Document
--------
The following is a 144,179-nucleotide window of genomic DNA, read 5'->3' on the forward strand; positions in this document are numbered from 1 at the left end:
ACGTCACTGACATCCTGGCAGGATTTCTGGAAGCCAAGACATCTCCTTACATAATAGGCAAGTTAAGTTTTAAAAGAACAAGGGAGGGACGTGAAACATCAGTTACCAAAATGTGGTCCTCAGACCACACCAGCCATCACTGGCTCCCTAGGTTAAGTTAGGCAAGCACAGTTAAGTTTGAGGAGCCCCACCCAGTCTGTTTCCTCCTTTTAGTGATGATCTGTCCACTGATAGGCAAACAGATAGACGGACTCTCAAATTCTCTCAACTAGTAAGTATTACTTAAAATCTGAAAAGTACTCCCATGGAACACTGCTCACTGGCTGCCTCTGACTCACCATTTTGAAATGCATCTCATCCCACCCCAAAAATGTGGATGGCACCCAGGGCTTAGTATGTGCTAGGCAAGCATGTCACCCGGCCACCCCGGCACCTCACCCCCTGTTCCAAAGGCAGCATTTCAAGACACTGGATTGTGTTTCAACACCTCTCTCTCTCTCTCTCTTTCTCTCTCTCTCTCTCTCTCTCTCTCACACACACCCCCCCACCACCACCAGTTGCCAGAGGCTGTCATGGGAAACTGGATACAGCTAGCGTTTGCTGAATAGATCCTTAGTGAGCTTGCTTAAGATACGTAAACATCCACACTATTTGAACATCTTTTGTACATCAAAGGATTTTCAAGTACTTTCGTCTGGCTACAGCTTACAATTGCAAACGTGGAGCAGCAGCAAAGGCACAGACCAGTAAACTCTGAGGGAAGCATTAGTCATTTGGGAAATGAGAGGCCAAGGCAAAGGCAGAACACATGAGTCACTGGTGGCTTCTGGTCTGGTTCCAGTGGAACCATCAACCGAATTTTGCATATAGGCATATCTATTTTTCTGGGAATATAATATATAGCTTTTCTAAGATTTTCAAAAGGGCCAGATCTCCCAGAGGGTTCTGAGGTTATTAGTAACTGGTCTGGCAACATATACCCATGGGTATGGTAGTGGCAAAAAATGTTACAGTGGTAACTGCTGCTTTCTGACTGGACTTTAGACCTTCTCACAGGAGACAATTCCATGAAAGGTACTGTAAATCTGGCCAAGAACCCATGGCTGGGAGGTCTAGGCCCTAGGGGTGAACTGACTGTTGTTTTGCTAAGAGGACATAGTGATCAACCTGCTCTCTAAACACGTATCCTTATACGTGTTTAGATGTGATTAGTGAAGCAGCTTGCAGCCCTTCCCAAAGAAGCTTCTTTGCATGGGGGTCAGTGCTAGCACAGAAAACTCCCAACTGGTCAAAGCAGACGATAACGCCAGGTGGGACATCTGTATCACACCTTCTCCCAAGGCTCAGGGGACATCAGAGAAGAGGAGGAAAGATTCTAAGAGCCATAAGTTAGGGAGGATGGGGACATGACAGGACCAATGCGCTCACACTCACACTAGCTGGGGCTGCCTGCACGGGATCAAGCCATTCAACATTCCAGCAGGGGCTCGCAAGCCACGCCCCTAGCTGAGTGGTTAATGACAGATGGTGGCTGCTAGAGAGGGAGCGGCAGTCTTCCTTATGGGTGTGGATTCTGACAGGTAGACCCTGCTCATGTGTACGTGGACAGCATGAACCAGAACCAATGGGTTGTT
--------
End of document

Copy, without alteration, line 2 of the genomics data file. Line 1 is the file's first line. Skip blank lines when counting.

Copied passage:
ACGTCACTGACATCCTGGCAGGATTTCTGGAAGCCAAGACATCTCCTTACATAATAGGCAAGTTAAGTTTTAAAAGAACAAGGGAGGGACGTGAAACATCAGTTACCAAAATGTGGTCCTCAGACCACACCAGCCATCACTGGCTCCCTAGGTTAAGTTAGGCAAGCACAGTTAAGTTTGAGGAGCCCCACCCAGTCTGTTTCCTCCTTTTAGTGATGATCTGTCCACTGATAGGCAAACAGATAGACGGACTCTCAAATTCTCTCAACTAGTAAGTATTACTTAAAATCTGAAAAGTACTCCCATGGAACACTGCTCACTGGCTGCCTCTGACTCACCATTTTGAAATGCATCTCATCCCACCCCAAAAATGTGGATGGCACCCAGGGCTTAGTATGTGCTAGGCAAGCATGTCACCCGGCCACCCCGGCACCTCACCCCCTGTTCCAAAGGCAGCATTTCAAGACACTGGATTGTGTTTCAACACCTCTCTCTCTCTCTCTCTTTCTCTCTCTCTCTCTCTCTCTCTCTCACACACACCCCCCCACCACCACCAGTTGCCAGAGGCTGTCATGGGAAACTGGATACAGCTAGCGTTTGCTGAATAGATCCTTAGTGAGCTTGCTTAAGATACGTAAACATCCACACTATTTGAACATCTTTTGTACATCAAAGGATTTTCAAGTACTTTCGTCTGGCTACAGCTTACAATTGCAAACGTGGAGCAGCAGCAAAGGCACAGACCAGTAAACTCTGAGGGAAGCATTAGTCATTTGGGAAATGAGAGGCCAAGGCAAAGGCAGAACACATGAGTCACTGGTGGCTTCTGGTCTGGTTCCAGTGGAACCATCAACCGAATTTTGCATATAGGCATATCTATTTTTCTGGGAATATAATATATAGCTTTTCTAAGATTTTCAAAAGGGCCAGATCTCCCAGAGGGTTCTGAGGTTATTAGTAACTGGTCTGGCAACATATACCCATGGGTATGGTAGTGGCAAAAAATGTTACAGTGGTAACTGCTGCTTTCTGACTGGACTTTAGACCTTCTCACAGGAGACAATTCCATGAAAGGTACTGTAAATCTGGCCAAGAACCCATGGCTGGGAGGTCTAGGCCCTAGGGGTGAACTGACTGTTGTTTTGCTAAGAGGACATAGTGATCAACCTGCTCTCTAAACACGTATCCTTATACGTGTTTAGATGTGATTAGTGAAGCAGCTTGCAGCCCTTCCCAAAGAAGCTTCTTTGCATGGGGGTCAGTGCTAGCACAGAAAACTCCCAACTGGTCAAAGCAGACGATAACGCCAGGTGGGACATCTGTATCACACCTTCTCCCAAGGCTCAGGGGACATCAGAGAAGAGGAGGAAAGATTCTAAGAGCCATAAGTTAGGGAGGATGGGGACATGACAGGACCAATGCGCTCACACTCACACTAGCTGGGGCTGCCTGCACGGGATCAAGCCATTCAACATTCCAGCAGGGGCTCGCAAGCCACGCCCCTAGCTGAGTGGTTAATGACAGATGGTGGCTGCTAGAGAGGGAGCGGCAGTCTTCCTTATGGGTGTGGATTCTGACAGGTAGACCCTGCTCATGTGTACGTGGACAGCATGAACCAGAACCAATGGGTTGTT